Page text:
Bonus Tip: External Traffic
While it’s against Amazon’s guidelines to include any links or marketing language in your listing that takes shoppers away from their site, you are allowed to push visitors from other sites to your product on Amazon. You can utilize your company website, blog, etc. to bring people to your Amazon listing.
If you have a website or blog with decent traffic, start including links to your product listing. You’d be surprised of the difference this can make. The goal is to get as many eyes on your product as possible, so the more paths to your listing, the better.
Keep in mind though that for some sellers, driving external traffic isn’t always the best use of effort or money. First focus on using the tips previously mentioned in this post and take advantage of the immense traffic that Amazon already provides.
Get to Work!
Remember there’s no magic bullet for increasing your sales on Amazon. A variety of factors go into ranking, converting and staying competitive in any market. Don’t simply pick one of the tips out of this list and assume it will mysteriously solve all of your problems. Take your time, gather data, do research and create a strong overall listing with optimized text, professional photos and a competitive price. With all these factors working together, you’re sure to find the methods that make your revenue grow!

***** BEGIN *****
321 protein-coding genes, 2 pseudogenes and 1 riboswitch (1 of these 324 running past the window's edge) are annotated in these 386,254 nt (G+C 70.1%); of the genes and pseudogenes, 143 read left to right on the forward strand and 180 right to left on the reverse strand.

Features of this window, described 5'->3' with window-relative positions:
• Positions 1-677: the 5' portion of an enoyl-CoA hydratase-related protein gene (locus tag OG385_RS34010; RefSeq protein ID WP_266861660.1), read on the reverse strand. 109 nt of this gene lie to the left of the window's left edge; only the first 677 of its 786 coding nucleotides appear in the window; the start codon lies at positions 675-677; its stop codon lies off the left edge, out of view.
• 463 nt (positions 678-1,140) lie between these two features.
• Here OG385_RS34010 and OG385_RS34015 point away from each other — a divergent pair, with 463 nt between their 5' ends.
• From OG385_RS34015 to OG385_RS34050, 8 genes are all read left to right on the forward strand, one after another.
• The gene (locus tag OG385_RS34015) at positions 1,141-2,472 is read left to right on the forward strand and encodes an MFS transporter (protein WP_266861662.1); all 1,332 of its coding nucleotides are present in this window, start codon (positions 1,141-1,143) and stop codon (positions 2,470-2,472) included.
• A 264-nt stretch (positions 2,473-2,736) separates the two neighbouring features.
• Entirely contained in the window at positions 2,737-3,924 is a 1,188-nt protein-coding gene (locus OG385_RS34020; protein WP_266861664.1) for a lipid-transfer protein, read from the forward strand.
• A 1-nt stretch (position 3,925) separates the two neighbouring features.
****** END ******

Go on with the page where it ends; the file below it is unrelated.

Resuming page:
Keyword Matter. YOU matter. How you USE a keyword MATTERS. Placement, frequency, plurals, hyphens – there are so many intricacies to keywords and listing optimizations on Amazon, and it’s INCREDIBLY important to get them all right. Getting it right means you’ve checked that box off your list – that you can now focus on improving and implementing changes across other mediums. Getting it wrong means you’ll be fighting an uphill battle until it DOES get fixed. In this episode, we’re breaking down 5, updated, data-driven, data-based simple tips to improve your listing optimizations. These are insights that you can take, and instantly go and implement. We’ve seen conversions increase from following these. So listen in, take notes, and take action. Let’s get started.